About We Made This

We Made This is the graphic design studio of Alistair Hall, specialising in thoughtful, simple, beautiful communication.

Alistair studied at Central Saint Martins before setting up his studio in 2004. Based in Brixton, London, the studio’s output includes print design, books, branding, copywriting, packaging design and various other bits and bobs.

Alistair is a co-founder of the children’s literacy charity Ministry of Storiesand art director of its fantastical shop, Hoxton Street Monster Supplies.

He is also the 2023 Chair of the Wynkyn de Worde Society. Named after the first printer to set up shop in Fleet Street, the society was established in 1957, and its members are dedicated to excellence in all aspects of printing and the various stages of its creation, production, and dissemination.

He has lectured in Graphic Design at The School of Art, Architecture and Design; and Typography at Central Saint Martins.

He has given talks about his practice at: Central Saint Martins, the Wynkyn de Worde Society, Goldsmiths, and to the Australian Graphic Design Association (AGDA) in Melbourne and Adelaide. He also talked about the typography of the TV series The Prisoner at Grafik’s Letterform Live event in London, subsequently published on Creative Review.

Alistair has been writing about design and visual culture at wemadethis.co.uk/blog for many years. 

In September 2020 Batsford published his first book, London Street Signs.



The following piece, an edited extract from a profile about We Made This from Grafik magazine, will give a bit more insight into Alistair’s work:

‘In a quiet corner of We Made This, I’m rifling through a pile of beautiful print. It’s a treat to see such a range of processes and finishes being put to good use – and placed at the fore, through an economical approach to typography and layout that places each item’s object qualities on an equal footing to the design itself. The work on the table today is just a small portion of the plethora of print produced by Alistair Hall, working under the banner of We Made This – the practice he founded back in 2004.

We Made This specialises in print design – a medium that has always held a special interest for Hall. His first client out of art college was Benwells, the Bermondsey-based print finisher, after they produced the catalogue for his graduation show: an ambitious screw-bound book, with rub-off foil on the cover that revealed a lasting message as it wore down over time. “It was a lot of work – we sort of threw everything at it,” he recalls, “but we didn’t have much budget, so about fifteen of us went into Benwells in the days before the show to bind them all up ourselves, by hand.” That hands-on enthusiasm made an impression, and they’ve maintained a working relationship ever since.

Hall is conscious of the need for print nowadays to justify its own existence. “You get so much promotional stuff that’s quite useless,” he says. “It arrives and you think, ‘That’s lovely’, but then what do you do with it? And you just feel guilty for throwing it away – whoever sent it to you has given you guilt. There’s got to be a point to stuff like this. You have to ask why anything you design should be printed, rather than emailed or turned into a pdf or put online, which leads into the question of what print is great at. And it’s about being persuasive, and tactile – all the things that we love.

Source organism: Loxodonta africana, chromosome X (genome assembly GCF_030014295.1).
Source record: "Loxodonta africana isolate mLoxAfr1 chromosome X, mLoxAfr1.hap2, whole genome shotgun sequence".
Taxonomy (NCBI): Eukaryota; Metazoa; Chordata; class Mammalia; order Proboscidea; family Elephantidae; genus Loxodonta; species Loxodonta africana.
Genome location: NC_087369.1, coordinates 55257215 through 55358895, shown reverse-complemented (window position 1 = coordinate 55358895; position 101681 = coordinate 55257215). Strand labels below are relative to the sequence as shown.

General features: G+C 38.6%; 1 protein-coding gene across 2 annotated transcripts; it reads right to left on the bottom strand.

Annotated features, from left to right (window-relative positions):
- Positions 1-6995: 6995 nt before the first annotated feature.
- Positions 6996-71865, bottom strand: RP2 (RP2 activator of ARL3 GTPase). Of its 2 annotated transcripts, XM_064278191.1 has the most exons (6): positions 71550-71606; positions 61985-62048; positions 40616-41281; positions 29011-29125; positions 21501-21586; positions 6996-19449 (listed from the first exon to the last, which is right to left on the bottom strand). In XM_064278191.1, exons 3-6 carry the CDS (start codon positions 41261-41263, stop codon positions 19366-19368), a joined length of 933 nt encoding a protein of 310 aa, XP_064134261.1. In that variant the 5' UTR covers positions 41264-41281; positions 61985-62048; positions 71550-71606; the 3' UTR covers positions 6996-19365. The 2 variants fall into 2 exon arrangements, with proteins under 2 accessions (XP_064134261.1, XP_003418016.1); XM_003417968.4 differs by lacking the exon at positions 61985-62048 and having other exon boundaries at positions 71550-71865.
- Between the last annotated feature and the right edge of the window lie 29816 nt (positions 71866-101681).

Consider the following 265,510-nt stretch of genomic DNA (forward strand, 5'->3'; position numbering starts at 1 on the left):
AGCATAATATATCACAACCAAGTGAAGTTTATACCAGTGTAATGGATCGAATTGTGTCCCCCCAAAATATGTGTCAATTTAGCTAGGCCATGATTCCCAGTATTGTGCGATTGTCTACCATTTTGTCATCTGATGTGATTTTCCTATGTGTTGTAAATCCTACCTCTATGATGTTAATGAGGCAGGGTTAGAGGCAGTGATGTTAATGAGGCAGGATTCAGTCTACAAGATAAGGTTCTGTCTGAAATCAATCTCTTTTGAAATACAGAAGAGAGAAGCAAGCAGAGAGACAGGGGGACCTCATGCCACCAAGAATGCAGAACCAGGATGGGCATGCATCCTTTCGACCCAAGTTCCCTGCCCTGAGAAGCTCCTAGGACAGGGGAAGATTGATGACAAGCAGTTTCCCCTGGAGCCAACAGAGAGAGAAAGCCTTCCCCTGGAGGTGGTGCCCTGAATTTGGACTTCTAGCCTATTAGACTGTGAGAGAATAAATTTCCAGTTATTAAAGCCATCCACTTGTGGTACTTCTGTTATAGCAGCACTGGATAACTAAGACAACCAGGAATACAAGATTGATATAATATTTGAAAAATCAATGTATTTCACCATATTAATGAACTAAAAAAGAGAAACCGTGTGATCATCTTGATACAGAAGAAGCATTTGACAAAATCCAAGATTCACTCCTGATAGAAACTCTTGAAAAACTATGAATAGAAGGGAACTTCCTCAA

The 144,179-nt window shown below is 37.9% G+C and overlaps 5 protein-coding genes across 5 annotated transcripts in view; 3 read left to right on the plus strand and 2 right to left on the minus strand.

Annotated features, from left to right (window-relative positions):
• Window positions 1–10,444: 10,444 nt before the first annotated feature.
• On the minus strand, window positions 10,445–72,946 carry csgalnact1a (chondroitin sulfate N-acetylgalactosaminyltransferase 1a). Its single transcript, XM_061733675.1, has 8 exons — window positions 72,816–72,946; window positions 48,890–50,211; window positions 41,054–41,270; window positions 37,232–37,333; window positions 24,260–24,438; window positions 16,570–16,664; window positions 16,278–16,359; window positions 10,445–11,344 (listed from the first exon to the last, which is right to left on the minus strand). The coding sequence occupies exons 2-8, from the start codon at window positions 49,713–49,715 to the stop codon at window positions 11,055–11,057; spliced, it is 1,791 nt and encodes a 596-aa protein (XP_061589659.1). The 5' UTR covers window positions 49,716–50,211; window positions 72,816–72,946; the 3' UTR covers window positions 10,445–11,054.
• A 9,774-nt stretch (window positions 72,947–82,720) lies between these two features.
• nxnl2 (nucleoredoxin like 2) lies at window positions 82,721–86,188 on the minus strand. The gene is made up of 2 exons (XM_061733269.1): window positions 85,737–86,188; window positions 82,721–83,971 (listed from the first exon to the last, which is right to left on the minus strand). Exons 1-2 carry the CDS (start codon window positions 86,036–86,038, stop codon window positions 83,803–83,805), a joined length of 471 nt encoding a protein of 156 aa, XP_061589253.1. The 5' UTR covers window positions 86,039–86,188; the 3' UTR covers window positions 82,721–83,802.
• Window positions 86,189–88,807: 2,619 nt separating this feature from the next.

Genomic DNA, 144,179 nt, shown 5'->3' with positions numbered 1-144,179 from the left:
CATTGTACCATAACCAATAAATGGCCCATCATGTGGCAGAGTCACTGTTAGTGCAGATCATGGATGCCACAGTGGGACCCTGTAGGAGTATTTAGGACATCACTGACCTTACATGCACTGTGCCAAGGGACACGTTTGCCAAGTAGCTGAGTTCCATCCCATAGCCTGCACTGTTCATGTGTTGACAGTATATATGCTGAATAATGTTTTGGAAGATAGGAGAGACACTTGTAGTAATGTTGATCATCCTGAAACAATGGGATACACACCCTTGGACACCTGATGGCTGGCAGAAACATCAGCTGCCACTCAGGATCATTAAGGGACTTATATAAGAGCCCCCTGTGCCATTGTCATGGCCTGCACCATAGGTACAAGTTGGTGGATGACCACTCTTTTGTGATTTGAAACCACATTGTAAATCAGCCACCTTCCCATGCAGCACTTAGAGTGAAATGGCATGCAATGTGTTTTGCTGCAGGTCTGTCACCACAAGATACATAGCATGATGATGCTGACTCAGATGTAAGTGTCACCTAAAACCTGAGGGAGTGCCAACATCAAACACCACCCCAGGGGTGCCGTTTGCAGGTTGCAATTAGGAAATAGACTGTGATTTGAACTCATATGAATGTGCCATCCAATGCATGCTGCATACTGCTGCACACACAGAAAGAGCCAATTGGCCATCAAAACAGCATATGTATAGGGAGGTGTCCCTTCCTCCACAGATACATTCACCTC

The drive to interrogate each eventual outcome in this way has led to the accumulation of a broad range of beautiful, considered pieces of print in Hall’s portfolio. His keen typographic eye is evident throughout, partnered with a characteristic visual and tactile economy that ensures each piece seems somehow more than the sum of its parts. His recent client base is characterised by a similar eye for quality, but also a sense of established respectability – whether it’s John Lewis in the retail sector, Penguin Random House in publishing, or indeed Benwells in print and finishing.

The common thread running through Hall’s work, aside from a self-professed love of print, is the sense that graphic design and its objects can and do have a tangible impact on the world, ephemeral as they might seem, and that this might as well be put to positive use.’

Profile by Anna Lisa Reynolds | Reproduced by kind permission of Grafik magazine




Hoxton Street Monster Supplies Postal Services
Writing for Design | D&AD Wood Pencil | 2019
Art Director

Hoxton Street Monster Supplies
Writing for Design 2011 | D&AD Graphite Pencil | 2011
Designer | Copywriter (as part of a team of several copywriters)

Great Ideas Series 2, Penguin Books*
Typography 2006 | D&AD Graphite Pencil | 2006

Great Ideas, Penguin Books*
Editorial & Book Design | D&AD Yellow Pencil | 2005

Great Ideas, Penguin Books*
Designer of the Year Award nomination 2005

The Royal College of Art – The Show 2003
Graphic Design | D&AD Wood Pencil | 2003
Designer | Copywriter

Central Saint Martins Degree Show Catalogue 2002
Graphic Design | D&AD Wood Pencil | 2002
Designer | Copywriter

*As part of the Great Ideas design team led by David Pearson, with Phil Baines & Catherine Dixon



I’ve occasionally had work featured in books, magazines and online articles. Here are links to just a few of those:

A Smile in the Mind Phaidon
Just My Type Profile Books
Copywriting Quercus
Unnecessarily Beautiful Spaces for Young Minds on Fire McSweeney’s

Conversations of Insipiration Holly & Co
Hiding in Plain Sight The Guardian
Q&A with Alistair Hall, We Made This Casual Optimist
Hoxton Street Monster Supplies D&AD Case Study